Time seemed to stop shortly after Batmobile day. The few days after that were quite normal and not memorable. The days after rupture day all rolled into one long expanse of time where there was no real night or day. I’ve held the six month brain scan as a marker of time. Back then it seemed a million miles away, just getting through the sleepless nights and remembering to take that stack of medication and painkillers was all I could focus on but it’s now nearly here and I’m sure the anniversary will be here before we know it. One of the reason why we selected to have it coiled rather than clipped was because I knew I’d get this scan. It’s a reassurance and privellege that not many people will get. For five years I will know if my brain is how it should be.

The trauma that is the common cold

Jedi and Meow-Cat have been back at school three weeks now and we’ve quickly slipped back in our old routine that was so abruptly shaken up back in April. Of course when your children return to school the chances of picking up a cold or nits increases by about two million percent. I am generally a warrior when it comes to colds, I received my training from my mum and Jedi and Meow-Cat are currently in training as I don’t want them to turn into the snivelling man-flu sufferer that is their father. We always know when Meow-Cat is coming down with something as he starts waking in the night and just cries uncontrollably but doesn’t really appear to be awake and there is nothing we can do to console him. He’s past this stage now and into stage 2 whereby he just casually sniffs and wipes snot right across his face.

A few years ago, shortly after I had Jedi I only had to hear, ‘So-and-so has a cold’ and I would pick it up. I remember one Winter I had a cold after cold with often just a few days in between. I was pulled up on it at work as my sick absence sky rocketed. If I didn’t have a cold then Jedi would and if he didn’t my mum who took care of him whilst I worked did. These weren’t any old colds they knocked us all out, they were vicious man-eating colds that would cause even the mightiest warrior to fall at. As I have mentioned before, pre-rupture my health had been better that it had been in a long time. I had energy again, it wasn’t quite so much of a struggle to face the day and I was happy, I rarely caught colds and when I did I would ignore them, shake them off because I didn’t have tiime for that nonscense. Well Meow-Cat has given me his cold. I knew I was coming down with something not because I woke in the night screaming but because I could feel it creeping up through my muscles and I started to feel unbelievably tired.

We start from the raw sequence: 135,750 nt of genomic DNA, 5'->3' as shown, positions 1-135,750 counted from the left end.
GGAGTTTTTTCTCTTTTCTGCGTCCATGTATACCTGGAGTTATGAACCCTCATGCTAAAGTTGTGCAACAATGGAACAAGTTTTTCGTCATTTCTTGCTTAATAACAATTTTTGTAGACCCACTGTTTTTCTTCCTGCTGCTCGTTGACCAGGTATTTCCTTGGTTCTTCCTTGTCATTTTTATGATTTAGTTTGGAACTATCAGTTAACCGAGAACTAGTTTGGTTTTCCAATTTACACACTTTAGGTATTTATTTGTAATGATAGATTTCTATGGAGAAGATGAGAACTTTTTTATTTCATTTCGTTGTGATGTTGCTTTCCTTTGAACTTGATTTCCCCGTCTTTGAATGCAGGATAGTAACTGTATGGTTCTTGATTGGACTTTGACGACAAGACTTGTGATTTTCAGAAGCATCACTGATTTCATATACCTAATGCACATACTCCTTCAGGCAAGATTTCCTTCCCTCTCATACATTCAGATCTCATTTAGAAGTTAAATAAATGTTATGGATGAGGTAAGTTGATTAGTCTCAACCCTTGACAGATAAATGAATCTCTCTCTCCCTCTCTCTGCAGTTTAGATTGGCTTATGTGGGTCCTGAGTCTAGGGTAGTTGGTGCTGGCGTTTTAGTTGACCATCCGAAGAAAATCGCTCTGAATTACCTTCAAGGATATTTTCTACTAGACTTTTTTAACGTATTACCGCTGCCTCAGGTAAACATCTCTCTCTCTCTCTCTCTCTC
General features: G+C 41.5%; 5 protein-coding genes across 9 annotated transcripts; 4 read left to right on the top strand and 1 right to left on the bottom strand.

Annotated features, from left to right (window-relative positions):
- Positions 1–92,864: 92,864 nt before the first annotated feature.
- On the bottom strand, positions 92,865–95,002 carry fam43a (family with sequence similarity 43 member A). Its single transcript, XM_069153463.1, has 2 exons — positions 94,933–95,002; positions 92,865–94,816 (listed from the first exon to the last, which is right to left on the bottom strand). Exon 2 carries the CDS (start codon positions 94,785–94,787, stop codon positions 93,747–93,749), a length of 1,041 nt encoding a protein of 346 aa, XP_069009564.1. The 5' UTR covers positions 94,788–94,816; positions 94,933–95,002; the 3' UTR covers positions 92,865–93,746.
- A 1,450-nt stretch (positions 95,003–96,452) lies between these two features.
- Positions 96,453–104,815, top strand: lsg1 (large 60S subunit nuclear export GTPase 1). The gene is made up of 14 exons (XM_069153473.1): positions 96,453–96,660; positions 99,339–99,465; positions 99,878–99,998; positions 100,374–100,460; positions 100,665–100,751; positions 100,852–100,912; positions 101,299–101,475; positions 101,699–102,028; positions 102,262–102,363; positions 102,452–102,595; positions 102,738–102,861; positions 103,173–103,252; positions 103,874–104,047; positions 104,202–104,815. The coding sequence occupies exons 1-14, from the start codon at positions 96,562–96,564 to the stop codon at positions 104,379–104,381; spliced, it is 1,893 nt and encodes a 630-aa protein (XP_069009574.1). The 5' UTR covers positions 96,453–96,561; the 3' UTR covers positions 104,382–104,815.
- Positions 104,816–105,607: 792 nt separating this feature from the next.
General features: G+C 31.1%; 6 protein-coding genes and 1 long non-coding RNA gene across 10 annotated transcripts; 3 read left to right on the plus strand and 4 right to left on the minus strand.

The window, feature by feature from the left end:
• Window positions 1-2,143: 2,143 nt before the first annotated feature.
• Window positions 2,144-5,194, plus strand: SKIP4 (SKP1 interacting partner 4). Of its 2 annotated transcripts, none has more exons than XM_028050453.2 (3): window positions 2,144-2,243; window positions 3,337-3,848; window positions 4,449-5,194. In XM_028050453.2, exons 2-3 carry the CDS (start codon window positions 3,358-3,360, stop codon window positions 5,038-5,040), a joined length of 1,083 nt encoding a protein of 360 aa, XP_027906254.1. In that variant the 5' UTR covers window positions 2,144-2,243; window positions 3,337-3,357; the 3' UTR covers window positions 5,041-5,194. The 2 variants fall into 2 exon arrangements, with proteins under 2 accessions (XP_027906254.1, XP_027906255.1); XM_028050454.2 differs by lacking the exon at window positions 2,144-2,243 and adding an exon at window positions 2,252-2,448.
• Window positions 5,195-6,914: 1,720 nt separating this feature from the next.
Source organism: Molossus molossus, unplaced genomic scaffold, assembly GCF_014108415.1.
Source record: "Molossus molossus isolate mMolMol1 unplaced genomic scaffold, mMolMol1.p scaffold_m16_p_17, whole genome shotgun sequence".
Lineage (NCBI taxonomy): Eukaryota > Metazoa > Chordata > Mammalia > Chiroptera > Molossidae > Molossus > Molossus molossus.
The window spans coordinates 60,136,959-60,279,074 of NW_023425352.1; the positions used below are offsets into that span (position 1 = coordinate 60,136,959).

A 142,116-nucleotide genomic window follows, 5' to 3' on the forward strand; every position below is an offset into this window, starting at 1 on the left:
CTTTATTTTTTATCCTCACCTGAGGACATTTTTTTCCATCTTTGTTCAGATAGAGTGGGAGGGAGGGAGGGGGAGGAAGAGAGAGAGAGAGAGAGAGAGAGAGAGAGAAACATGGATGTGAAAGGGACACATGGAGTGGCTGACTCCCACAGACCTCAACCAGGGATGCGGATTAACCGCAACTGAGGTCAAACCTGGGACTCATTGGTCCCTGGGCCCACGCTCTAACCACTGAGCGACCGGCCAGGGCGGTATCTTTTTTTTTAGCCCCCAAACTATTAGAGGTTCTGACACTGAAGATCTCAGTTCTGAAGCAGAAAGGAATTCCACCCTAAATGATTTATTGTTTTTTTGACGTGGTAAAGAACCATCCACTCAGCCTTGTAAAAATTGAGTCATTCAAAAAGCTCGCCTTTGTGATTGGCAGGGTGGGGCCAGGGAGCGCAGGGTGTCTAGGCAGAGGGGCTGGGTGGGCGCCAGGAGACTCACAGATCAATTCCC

The tiredness that I am feeling right now is incredible, I can only compare it to the days of my recovery. I used to shake these right off and get on with it but do you know what? I really don’t want to get on with it. I want to curl up with a cup of tea and book and do nothing. Remember those days when I was desperate to get off the sofa and clean the house but in reality I couldn’t physically get showered and dressed until after midday and this was promptly followed by a nap. Well I want those days back, not for long just one or two days of watching ‘The Wright Stuff’ and ‘GPs Behind Closed Doors’ would suffice. I can’t do this as I have to create the most beautiful show stopping wedding cake that I have ever created and once I have those cakes covered and I have a paintbrush in hand I know that it will beat watching Channel 5 any day. There’s no pleasing some people!

Roddy Woomble and Band – The Open, Norwich

Just five weeks after my aneurysm exploded into my brain I found myself attending a Travis gig at the LCR, UEA Norwich (see All I Want To Do Is Rock). I had booked these tickets the minute that they were released and was excited to see the band that I had loved so much as a teenager. I had few concerns when I was in hospital, after all I had just survived a type of brain hemorrahage that kills around a third of it’s victims so I was just thankful to be alive but damned if I was going to miss this gig!

Live music sparks something inside of me, it’s like a drug. My oramorph! When we came away from this gig we were high and my husband said, let’s make a pact to see live music every four months. As a teenager I was often found at the LCR or Waterfront. When HMV was located along Gentlemen’s Walk I would always made a point of heading to the back of the store and checking out the list displayed behind this tucked away till bank. Here you could pick up flyers that looked like they had been less than professionally ran of a photocopier but promised a good few weeks or months of live music. You could also buy your tickets at this exclusive till bank and the tickets were beautiful, I have a stack of them somewhere and there was something quite special about them that the self print emails that you get nowadays lack. It makes me sound old but inside my brain I am the same 17 year old girl!